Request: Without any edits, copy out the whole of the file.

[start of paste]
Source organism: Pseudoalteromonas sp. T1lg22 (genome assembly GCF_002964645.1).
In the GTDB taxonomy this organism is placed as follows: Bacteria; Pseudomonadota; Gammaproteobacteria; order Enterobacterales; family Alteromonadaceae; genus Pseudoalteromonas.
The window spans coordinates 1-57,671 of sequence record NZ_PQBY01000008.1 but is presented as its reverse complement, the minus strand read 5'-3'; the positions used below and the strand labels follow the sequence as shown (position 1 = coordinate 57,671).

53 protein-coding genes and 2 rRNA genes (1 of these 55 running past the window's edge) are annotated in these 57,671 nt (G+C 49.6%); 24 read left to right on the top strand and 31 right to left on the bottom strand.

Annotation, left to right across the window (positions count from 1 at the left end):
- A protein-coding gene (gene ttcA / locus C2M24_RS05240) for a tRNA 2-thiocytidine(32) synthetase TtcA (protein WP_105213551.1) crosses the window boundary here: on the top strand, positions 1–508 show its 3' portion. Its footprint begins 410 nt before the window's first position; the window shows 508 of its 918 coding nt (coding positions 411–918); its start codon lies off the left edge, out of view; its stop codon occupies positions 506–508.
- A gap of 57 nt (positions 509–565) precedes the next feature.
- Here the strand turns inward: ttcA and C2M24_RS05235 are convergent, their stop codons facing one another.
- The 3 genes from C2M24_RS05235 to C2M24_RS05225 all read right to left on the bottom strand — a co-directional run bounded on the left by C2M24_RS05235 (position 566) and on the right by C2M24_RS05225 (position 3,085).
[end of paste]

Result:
Source organism: Pseudoalteromonas sp. T1lg22 (genome assembly GCF_002964645.1).
In the GTDB taxonomy this organism is placed as follows: Bacteria; Pseudomonadota; Gammaproteobacteria; order Enterobacterales; family Alteromonadaceae; genus Pseudoalteromonas.
The window spans coordinates 1-57,671 of sequence record NZ_PQBY01000008.1 but is presented as its reverse complement, the minus strand read 5'-3'; the positions used below and the strand labels follow the sequence as shown (position 1 = coordinate 57,671).

53 protein-coding genes and 2 rRNA genes (1 of these 55 running past the window's edge) are annotated in these 57,671 nt (G+C 49.6%); 24 read left to right on the top strand and 31 right to left on the bottom strand.

Annotation, left to right across the window (positions count from 1 at the left end):
- A protein-coding gene (gene ttcA / locus C2M24_RS05240) for a tRNA 2-thiocytidine(32) synthetase TtcA (protein WP_105213551.1) crosses the window boundary here: on the top strand, positions 1–508 show its 3' portion. Its footprint begins 410 nt before the window's first position; the window shows 508 of its 918 coding nt (coding positions 411–918); its start codon lies off the left edge, out of view; its stop codon occupies positions 506–508.
- A gap of 57 nt (positions 509–565) precedes the next feature.
- Here the strand turns inward: ttcA and C2M24_RS05235 are convergent, their stop codons facing one another.
- The 3 genes from C2M24_RS05235 to C2M24_RS05225 all read right to left on the bottom strand — a co-directional run bounded on the left by C2M24_RS05235 (position 566) and on the right by C2M24_RS05225 (position 3,085).